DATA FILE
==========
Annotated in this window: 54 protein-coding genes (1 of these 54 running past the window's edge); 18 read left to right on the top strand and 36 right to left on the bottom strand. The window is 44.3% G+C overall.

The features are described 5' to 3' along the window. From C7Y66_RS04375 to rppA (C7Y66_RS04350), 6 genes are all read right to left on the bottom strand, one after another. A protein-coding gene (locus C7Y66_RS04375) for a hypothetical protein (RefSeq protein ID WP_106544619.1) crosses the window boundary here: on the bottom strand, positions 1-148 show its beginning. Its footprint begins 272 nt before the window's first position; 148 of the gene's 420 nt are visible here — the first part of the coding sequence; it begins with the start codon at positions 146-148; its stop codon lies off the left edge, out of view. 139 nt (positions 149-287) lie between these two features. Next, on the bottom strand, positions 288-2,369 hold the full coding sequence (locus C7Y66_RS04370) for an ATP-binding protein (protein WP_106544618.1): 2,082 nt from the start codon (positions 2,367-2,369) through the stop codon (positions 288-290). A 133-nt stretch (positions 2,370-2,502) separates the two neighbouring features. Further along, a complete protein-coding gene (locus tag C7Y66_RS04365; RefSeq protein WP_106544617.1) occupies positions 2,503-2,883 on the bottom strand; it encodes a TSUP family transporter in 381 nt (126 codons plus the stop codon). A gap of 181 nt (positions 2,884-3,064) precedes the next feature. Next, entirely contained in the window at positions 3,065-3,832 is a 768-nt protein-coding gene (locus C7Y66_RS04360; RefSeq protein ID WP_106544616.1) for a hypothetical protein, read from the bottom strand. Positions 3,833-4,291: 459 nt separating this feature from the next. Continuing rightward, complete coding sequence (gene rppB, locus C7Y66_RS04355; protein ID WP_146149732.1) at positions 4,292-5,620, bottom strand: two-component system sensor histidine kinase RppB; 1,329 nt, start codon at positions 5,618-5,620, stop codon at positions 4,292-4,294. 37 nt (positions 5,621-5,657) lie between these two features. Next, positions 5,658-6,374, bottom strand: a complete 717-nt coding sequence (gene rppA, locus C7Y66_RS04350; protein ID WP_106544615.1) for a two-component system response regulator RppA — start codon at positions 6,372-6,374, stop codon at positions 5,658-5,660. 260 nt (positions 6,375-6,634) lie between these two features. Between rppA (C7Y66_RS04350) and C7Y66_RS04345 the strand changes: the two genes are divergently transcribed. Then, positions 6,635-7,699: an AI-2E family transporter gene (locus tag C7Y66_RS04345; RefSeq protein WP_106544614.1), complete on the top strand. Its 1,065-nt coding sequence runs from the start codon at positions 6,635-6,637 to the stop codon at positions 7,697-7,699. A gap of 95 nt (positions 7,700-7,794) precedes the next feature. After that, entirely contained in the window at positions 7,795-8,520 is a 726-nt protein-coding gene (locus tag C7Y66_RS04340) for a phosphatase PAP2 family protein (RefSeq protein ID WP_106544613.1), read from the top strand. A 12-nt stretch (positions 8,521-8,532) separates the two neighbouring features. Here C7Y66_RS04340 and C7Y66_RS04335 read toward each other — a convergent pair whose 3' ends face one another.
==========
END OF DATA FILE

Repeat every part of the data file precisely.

Annotated in this window: 54 protein-coding genes (1 of these 54 running past the window's edge); 18 read left to right on the top strand and 36 right to left on the bottom strand. The window is 44.3% G+C overall.

The features are described 5' to 3' along the window. From C7Y66_RS04375 to rppA (C7Y66_RS04350), 6 genes are all read right to left on the bottom strand, one after another. A protein-coding gene (locus C7Y66_RS04375) for a hypothetical protein (RefSeq protein ID WP_106544619.1) crosses the window boundary here: on the bottom strand, positions 1-148 show its beginning. Its footprint begins 272 nt before the window's first position; 148 of the gene's 420 nt are visible here — the first part of the coding sequence; it begins with the start codon at positions 146-148; its stop codon lies off the left edge, out of view. 139 nt (positions 149-287) lie between these two features. Next, on the bottom strand, positions 288-2,369 hold the full coding sequence (locus C7Y66_RS04370) for an ATP-binding protein (protein WP_106544618.1): 2,082 nt from the start codon (positions 2,367-2,369) through the stop codon (positions 288-290). A 133-nt stretch (positions 2,370-2,502) separates the two neighbouring features. Further along, a complete protein-coding gene (locus tag C7Y66_RS04365; RefSeq protein WP_106544617.1) occupies positions 2,503-2,883 on the bottom strand; it encodes a TSUP family transporter in 381 nt (126 codons plus the stop codon). A gap of 181 nt (positions 2,884-3,064) precedes the next feature. Next, entirely contained in the window at positions 3,065-3,832 is a 768-nt protein-coding gene (locus C7Y66_RS04360; RefSeq protein ID WP_106544616.1) for a hypothetical protein, read from the bottom strand. Positions 3,833-4,291: 459 nt separating this feature from the next. Continuing rightward, complete coding sequence (gene rppB, locus C7Y66_RS04355; protein ID WP_146149732.1) at positions 4,292-5,620, bottom strand: two-component system sensor histidine kinase RppB; 1,329 nt, start codon at positions 5,618-5,620, stop codon at positions 4,292-4,294. 37 nt (positions 5,621-5,657) lie between these two features. Next, positions 5,658-6,374, bottom strand: a complete 717-nt coding sequence (gene rppA, locus C7Y66_RS04350; protein ID WP_106544615.1) for a two-component system response regulator RppA — start codon at positions 6,372-6,374, stop codon at positions 5,658-5,660. 260 nt (positions 6,375-6,634) lie between these two features. Between rppA (C7Y66_RS04350) and C7Y66_RS04345 the strand changes: the two genes are divergently transcribed. Then, positions 6,635-7,699: an AI-2E family transporter gene (locus tag C7Y66_RS04345; RefSeq protein WP_106544614.1), complete on the top strand. Its 1,065-nt coding sequence runs from the start codon at positions 6,635-6,637 to the stop codon at positions 7,697-7,699. A gap of 95 nt (positions 7,700-7,794) precedes the next feature. After that, entirely contained in the window at positions 7,795-8,520 is a 726-nt protein-coding gene (locus tag C7Y66_RS04340) for a phosphatase PAP2 family protein (RefSeq protein ID WP_106544613.1), read from the top strand. A 12-nt stretch (positions 8,521-8,532) separates the two neighbouring features. Here C7Y66_RS04340 and C7Y66_RS04335 read toward each other — a convergent pair whose 3' ends face one another.